In July 2018, a three-judge panel of the Fifth Circuit Court of Appeals overruled the trial court’s application of the subpoena, and the full court declined to hear the case in August. Whole Women’s Health then applied to the Supreme Court, which rejected the appeal on Tuesday.
In the Fifth Circuit Court’s decision, the judges described the subpoena as going “to the heart of the constitutional protection of religious belief and practice as well as citizens’ right to advocate sensitive policies in the public square.”
The court said that the Catholic bishops were left with a “Hobson’s choice” of either “retreating from the public square or defending its position.”
The Becket Fund for Religious Liberty, which represented the Texas bishops in the case, released a statement praising the outcome.
Eric Rassbach, vice president and senior counsel at Becket said in the statement that the court “saw this appeal for what it was: a nasty attempt to intimidate the bishops and force them to withdraw their offer to bury every child aborted in Texas.”
“Abortion groups may think the bishops ‘troublesome,’ but it is wrong to weaponize the law to stop the bishops from standing up for their beliefs,” he said.
In an earlier comment on the Fifth Circuit’s decision, Rassbach noted that “Constant surveillance of religious groups is a hallmark of totalitarian societies, not a free people.”
Posted on 02/20/2019 13:21 PM (CNA Daily News)
New York City, N.Y., Feb 20, 2019 / 04:21 am (CNA).-
After a January law expanded abortion protections in New York, Cardinal Timothy Dolan of New York City has reaffirmed the Church’s promise to support any pregnant woman, regardless of her circumstances.
“We are enthusiastically committed – and have been for half a century – to providing women with a warm, embracing, life-giving alternative [to abortion],” the cardinal said.
Dolan spoke at a convent of the Sisters of Life in New York City on Feb. 18. Mother Mary Agnes Donovan, the order’s foundress, hosted the press conference, which reiterated Church’s dedication to pregnant women.
Dolan’s announcement followed the signing of a New York’s Reproductive Health Act, which took place on Jan. 22, the anniversary of the 1973 Roe v. Wade Supreme Court decision.
The law limits abortions to the first 24 weeks of pregnancy but allows for abortions to be conducted later in gestation if the wellbeing of the mother is at risk. Some experts say that loophole will allow for practically unrestricted late-term abortion in the state.
The law also decriminalizes the procedure, and strips it of most regulations and safeguards. Non-doctors will now be permitted to perform abortions.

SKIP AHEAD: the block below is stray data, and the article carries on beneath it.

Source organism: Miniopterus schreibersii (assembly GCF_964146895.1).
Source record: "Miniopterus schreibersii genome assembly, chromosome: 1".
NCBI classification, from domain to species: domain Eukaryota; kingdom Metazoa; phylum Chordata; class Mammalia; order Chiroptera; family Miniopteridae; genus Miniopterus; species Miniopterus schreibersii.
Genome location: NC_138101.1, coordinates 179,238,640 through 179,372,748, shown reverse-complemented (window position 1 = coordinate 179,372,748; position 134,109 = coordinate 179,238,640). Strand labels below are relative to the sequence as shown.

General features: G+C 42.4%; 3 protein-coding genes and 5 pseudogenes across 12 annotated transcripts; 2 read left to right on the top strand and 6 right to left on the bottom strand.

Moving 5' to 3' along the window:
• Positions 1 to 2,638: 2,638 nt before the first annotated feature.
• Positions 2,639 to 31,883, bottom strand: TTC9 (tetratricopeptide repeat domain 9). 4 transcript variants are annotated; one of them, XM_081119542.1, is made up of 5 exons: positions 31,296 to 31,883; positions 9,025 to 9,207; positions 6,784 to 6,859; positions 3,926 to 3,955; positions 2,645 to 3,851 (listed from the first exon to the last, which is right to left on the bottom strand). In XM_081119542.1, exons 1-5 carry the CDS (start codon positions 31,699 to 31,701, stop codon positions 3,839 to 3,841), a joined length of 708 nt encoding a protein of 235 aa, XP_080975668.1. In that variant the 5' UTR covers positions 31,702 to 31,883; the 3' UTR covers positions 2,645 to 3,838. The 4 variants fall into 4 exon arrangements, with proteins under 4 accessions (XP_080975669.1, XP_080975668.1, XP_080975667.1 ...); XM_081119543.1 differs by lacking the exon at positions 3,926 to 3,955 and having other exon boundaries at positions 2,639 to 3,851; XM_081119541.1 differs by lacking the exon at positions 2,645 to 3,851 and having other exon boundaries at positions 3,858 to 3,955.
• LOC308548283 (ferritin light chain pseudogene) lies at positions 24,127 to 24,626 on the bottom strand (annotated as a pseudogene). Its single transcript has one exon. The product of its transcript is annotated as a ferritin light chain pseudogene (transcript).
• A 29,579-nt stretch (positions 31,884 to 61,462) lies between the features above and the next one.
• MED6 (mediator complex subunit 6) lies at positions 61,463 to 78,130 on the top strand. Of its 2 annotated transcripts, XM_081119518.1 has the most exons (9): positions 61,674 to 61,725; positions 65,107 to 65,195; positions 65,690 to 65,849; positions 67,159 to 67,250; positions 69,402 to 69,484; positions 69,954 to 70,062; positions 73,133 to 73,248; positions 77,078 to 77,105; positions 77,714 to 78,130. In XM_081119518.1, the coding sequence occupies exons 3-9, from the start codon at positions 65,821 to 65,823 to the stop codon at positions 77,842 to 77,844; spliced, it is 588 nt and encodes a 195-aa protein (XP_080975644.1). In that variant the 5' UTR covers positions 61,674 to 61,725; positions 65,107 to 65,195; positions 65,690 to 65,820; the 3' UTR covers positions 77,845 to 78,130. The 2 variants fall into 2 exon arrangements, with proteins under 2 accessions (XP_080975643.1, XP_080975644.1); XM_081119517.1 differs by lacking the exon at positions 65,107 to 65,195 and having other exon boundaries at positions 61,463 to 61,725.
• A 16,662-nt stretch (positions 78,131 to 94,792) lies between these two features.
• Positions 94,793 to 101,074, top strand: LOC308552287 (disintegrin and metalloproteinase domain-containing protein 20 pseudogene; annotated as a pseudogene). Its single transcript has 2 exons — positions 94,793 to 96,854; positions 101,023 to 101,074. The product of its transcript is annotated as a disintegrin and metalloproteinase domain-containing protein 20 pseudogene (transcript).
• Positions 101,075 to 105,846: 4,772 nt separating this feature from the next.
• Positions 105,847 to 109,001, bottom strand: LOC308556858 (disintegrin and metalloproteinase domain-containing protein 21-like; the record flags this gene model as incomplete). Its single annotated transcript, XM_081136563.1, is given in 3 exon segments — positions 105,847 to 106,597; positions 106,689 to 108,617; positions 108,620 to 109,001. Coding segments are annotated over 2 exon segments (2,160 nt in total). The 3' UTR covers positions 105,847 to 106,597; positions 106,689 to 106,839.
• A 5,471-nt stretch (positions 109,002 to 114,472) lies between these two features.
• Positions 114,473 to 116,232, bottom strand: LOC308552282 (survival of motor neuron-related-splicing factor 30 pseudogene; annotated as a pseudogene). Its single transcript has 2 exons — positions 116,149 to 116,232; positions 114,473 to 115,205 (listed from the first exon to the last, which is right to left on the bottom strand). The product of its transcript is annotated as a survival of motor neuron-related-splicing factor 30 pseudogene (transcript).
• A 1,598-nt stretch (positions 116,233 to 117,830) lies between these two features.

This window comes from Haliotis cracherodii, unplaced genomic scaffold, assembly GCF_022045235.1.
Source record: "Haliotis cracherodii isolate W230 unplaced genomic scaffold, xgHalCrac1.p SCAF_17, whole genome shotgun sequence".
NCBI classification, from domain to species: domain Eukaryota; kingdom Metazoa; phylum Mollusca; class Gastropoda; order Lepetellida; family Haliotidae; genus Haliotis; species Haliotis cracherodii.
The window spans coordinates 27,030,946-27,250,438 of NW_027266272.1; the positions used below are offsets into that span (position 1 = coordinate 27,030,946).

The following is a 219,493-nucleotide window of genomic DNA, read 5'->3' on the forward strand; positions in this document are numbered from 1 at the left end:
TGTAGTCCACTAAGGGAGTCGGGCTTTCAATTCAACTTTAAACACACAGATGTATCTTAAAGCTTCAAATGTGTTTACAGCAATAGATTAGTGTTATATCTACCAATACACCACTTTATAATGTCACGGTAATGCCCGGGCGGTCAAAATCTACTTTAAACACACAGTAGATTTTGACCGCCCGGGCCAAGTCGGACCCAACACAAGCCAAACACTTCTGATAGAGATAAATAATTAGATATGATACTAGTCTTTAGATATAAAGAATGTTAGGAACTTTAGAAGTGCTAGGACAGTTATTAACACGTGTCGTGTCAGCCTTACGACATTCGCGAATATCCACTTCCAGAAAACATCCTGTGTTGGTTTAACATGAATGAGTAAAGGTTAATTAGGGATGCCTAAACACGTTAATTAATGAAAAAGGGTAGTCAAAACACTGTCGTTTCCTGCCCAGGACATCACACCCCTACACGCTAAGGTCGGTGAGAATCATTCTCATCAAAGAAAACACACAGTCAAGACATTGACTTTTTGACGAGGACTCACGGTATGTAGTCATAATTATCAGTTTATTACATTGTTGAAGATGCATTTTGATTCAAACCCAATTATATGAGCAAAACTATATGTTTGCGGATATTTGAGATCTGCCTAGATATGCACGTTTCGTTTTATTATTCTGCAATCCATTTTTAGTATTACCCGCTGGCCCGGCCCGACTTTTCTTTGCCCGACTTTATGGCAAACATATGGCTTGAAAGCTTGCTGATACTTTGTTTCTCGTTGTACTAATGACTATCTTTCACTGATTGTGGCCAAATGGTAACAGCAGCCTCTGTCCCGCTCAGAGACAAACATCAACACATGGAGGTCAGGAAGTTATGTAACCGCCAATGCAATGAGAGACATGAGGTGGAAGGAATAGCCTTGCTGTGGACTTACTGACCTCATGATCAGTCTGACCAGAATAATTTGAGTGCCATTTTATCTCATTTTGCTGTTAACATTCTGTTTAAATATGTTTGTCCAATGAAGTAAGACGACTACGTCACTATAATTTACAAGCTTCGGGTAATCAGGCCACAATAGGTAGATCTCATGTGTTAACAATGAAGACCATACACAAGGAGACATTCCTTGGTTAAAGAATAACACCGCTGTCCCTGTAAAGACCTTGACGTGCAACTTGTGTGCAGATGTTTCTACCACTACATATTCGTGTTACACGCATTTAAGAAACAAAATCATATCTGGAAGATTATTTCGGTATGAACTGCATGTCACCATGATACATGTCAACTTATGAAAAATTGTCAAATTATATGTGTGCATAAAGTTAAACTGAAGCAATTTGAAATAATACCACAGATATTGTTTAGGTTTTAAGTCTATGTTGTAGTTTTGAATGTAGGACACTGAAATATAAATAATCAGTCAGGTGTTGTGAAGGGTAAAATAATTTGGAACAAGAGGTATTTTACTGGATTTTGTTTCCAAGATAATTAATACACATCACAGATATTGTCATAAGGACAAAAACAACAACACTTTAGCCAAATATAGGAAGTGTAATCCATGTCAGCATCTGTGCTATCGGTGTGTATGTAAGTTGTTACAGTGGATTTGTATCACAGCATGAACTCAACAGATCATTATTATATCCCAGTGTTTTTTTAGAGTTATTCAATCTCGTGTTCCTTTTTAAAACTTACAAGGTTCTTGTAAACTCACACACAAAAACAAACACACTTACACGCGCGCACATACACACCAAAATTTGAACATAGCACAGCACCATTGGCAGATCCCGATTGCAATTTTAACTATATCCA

At the meeting on Monday, the cardinal expressed concern that these abortion expansions will influence women to think that abortion is the only viable option to a difficult pregnancy, according to the National Review.
“We’re here. We love you. We welcome you. There is an alternative here,” he said.
Dolan said the Archdiocese of New York offers services to pregnant women confidentially.
“It does not matter what your marital status, religion, or immigration status might be,” he said.
“We are here to help, and all of our services are confidential. Any woman facing a difficult pregnancy and tempted to an abortion is assured of a warm welcome, encouragement, and loving support.”
The press conference included additional speakers like Christopher Bell, co-founder of Good Counsel homes in New York and New Jersey; Mother Donovan, who is also superior general for the Sisters of Life; and Dr. Anne Nolte, who runs the Gianna Center, which provides reproductive health to women.
Brhane Love, a mother and immigrant who struggled with her own pregnancy, also spoke at the event. Love spoke about the pressure she felt to abort. She said the Sisters of Life provided support in immigration, career, babysitting, and housing. She was introduced to the nuns after a man intercepted her on the way to Planned Parenthood.
“He took me to meet the sisters and I talked to them for hours. They told me they were with me, that I wasn’t alone, and that they would help me,” said Love, according to National Review.
“I love my daughter,” she added. “She changed my life. I am so happy.”
The Sisters of Life have helped almost 10,000 women since their religious community was founded in 1991. According to National Review, Mother Agnes said the sisters serve an estimated 600-1000 women a year, noting the number is growing.
As their ministry gain greater publicity, Mother Agnes expressed hope that more women will discover alternative options to abortion like the Sisters of Life provide. She said the sisters are there to work with women, providing encouragement and practical support.